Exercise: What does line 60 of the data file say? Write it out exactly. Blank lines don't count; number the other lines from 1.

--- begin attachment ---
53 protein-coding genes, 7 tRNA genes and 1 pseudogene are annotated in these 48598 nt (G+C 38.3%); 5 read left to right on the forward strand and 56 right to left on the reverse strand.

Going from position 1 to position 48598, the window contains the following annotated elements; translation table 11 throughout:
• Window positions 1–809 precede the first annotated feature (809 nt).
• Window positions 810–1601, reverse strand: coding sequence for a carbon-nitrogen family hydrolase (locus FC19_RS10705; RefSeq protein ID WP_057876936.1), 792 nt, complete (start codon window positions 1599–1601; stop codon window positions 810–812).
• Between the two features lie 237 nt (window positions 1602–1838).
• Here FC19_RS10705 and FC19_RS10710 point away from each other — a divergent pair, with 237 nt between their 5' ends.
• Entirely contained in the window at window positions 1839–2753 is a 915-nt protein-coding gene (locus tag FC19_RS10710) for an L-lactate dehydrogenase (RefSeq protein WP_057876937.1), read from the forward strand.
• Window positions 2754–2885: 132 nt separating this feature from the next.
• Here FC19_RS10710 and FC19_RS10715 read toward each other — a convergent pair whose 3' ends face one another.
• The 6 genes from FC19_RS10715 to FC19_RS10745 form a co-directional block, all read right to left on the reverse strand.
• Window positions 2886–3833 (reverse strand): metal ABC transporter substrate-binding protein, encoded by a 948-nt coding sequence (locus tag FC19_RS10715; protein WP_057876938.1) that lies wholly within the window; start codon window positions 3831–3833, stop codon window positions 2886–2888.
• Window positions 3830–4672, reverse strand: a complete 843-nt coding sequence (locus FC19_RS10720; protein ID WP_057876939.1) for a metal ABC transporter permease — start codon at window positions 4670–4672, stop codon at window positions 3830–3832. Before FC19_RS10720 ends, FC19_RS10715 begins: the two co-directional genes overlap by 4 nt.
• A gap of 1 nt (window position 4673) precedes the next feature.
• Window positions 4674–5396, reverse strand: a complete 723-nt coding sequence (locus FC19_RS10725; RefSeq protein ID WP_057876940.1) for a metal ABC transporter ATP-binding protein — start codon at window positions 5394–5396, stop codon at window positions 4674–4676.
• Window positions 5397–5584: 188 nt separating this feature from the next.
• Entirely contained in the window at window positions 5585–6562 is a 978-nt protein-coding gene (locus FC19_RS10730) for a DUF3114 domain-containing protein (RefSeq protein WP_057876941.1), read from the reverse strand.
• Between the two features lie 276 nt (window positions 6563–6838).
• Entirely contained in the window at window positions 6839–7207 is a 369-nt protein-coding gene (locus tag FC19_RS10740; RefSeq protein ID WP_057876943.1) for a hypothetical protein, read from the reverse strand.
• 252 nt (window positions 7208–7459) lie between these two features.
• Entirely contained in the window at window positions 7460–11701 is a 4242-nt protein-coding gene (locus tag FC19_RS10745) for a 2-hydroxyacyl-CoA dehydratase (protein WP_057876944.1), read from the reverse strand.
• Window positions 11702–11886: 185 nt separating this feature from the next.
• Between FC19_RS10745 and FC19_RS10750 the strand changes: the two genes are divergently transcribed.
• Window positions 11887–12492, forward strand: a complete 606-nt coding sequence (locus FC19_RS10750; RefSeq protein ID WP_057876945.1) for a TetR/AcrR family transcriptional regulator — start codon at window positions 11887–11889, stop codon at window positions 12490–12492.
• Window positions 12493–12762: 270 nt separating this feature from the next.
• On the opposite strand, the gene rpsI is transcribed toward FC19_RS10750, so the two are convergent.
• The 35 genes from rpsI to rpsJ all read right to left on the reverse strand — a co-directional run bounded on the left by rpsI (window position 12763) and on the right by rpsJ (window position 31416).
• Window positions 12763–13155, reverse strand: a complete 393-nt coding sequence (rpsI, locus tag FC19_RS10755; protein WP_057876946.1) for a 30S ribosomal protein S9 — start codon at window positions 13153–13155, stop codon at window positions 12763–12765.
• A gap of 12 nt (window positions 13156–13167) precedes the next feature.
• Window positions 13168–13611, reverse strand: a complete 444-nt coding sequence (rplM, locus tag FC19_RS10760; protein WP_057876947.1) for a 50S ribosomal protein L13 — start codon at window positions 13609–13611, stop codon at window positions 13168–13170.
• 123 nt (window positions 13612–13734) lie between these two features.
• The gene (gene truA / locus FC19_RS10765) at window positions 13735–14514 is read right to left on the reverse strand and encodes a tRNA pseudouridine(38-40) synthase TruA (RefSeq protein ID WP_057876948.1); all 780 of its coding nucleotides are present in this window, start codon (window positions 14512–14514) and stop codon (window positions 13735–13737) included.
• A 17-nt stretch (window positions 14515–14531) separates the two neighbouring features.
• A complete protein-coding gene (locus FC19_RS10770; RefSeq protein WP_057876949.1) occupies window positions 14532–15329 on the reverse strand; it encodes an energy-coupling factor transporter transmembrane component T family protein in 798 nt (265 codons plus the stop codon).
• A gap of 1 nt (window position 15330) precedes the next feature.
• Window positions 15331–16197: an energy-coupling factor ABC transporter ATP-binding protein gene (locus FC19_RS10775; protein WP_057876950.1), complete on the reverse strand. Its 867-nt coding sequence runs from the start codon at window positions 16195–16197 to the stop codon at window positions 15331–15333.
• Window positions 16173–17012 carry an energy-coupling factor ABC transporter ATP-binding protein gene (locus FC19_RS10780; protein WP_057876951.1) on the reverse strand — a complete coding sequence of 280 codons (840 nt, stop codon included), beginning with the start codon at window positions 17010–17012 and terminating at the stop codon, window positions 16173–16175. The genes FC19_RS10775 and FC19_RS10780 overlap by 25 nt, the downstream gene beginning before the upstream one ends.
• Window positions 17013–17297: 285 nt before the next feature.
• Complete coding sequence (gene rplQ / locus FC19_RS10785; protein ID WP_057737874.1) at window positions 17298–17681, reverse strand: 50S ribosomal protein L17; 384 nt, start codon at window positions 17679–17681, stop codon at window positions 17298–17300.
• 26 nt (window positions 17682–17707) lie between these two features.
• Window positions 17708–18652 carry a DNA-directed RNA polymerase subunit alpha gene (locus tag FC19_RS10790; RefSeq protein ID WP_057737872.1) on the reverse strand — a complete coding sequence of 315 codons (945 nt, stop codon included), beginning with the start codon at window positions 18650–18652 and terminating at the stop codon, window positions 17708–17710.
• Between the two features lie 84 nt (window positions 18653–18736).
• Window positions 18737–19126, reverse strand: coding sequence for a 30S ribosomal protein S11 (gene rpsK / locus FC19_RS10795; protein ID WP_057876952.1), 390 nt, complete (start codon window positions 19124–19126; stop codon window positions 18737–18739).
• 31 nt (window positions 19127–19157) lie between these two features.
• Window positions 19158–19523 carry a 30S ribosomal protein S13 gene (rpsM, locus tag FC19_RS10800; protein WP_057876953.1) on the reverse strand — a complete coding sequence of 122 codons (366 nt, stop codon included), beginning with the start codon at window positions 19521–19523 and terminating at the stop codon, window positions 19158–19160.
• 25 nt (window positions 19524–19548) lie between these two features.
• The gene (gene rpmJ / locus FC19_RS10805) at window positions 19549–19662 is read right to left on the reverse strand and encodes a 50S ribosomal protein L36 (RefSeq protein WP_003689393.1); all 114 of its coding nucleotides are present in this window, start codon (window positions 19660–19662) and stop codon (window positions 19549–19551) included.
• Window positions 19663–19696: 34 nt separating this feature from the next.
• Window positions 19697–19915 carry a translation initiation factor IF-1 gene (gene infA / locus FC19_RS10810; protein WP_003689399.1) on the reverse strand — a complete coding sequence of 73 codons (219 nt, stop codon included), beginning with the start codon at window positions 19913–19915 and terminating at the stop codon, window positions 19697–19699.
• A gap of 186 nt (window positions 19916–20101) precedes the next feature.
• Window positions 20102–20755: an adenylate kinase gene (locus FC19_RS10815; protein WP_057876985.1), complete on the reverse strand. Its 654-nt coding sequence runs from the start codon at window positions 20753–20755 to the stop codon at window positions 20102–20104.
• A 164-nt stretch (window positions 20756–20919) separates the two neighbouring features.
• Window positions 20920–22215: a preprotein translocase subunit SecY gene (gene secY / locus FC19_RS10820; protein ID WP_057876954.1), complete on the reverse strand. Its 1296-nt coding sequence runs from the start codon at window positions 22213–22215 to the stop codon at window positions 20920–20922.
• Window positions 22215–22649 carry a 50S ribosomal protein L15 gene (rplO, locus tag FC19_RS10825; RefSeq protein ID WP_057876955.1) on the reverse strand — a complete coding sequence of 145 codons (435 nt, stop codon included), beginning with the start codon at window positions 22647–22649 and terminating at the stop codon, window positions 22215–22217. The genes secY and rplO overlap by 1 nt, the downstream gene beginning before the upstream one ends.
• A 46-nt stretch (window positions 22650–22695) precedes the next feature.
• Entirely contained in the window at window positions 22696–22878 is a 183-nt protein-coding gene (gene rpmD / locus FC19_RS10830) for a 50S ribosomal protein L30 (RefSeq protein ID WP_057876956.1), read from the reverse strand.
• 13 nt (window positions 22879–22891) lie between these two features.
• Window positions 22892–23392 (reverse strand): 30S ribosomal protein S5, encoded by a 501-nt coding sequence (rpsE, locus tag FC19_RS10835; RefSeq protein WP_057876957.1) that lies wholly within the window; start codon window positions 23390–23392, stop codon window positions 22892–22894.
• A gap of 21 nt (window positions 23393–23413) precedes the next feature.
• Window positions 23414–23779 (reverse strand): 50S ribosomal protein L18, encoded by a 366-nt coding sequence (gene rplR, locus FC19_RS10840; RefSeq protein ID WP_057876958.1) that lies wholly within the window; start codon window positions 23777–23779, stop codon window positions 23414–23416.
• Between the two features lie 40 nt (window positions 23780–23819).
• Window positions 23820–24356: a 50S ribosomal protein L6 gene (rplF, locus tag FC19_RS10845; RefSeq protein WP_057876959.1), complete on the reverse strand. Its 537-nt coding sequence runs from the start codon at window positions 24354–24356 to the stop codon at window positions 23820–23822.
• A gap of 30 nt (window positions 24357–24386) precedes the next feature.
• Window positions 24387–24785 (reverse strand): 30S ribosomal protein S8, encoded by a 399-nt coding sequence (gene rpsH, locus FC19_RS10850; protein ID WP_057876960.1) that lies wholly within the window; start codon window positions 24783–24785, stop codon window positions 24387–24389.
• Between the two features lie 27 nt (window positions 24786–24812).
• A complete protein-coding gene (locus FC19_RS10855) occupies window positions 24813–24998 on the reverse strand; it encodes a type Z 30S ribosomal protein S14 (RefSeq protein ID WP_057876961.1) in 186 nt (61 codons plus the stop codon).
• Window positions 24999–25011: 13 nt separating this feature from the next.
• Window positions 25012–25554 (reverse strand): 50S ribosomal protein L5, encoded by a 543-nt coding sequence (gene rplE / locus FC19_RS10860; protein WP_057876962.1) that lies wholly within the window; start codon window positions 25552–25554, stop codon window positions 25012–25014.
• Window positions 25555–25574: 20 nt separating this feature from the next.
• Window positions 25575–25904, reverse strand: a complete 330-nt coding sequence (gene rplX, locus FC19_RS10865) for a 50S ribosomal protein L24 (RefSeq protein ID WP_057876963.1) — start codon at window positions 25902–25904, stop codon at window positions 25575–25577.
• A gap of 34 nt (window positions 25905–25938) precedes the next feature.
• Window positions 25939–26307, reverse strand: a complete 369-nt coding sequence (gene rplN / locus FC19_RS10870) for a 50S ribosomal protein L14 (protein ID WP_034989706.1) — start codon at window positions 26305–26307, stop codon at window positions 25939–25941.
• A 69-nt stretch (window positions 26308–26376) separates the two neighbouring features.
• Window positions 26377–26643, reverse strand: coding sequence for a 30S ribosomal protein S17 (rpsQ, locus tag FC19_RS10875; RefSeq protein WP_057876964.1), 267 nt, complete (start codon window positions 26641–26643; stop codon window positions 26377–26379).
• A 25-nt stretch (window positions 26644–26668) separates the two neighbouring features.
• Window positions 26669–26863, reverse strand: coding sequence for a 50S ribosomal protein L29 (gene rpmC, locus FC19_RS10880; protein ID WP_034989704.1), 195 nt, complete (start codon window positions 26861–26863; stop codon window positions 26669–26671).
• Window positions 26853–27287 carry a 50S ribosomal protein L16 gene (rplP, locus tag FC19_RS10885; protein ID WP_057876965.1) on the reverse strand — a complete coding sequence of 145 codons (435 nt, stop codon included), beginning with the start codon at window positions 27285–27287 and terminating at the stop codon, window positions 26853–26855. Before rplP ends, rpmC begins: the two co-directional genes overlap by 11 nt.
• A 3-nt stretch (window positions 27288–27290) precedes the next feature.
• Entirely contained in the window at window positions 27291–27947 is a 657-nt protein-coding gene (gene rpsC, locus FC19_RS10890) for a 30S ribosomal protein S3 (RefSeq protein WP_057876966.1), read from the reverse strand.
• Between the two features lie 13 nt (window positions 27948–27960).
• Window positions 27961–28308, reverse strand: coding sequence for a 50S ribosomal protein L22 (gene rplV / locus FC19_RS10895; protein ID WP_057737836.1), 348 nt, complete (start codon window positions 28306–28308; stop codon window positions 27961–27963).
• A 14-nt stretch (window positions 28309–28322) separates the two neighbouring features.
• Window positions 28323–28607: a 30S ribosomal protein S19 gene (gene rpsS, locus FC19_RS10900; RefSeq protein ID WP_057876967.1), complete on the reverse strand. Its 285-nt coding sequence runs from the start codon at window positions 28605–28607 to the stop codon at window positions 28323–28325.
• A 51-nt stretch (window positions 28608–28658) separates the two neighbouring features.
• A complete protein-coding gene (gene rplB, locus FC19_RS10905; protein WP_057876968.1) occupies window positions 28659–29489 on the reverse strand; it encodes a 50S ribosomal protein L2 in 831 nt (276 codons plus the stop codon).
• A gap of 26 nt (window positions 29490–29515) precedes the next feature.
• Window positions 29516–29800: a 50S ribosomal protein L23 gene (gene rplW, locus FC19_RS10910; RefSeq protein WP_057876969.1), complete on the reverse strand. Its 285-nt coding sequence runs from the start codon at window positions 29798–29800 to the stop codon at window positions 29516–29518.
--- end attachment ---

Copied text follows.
• Between the two features lie 40 nt (window positions 23780–23819).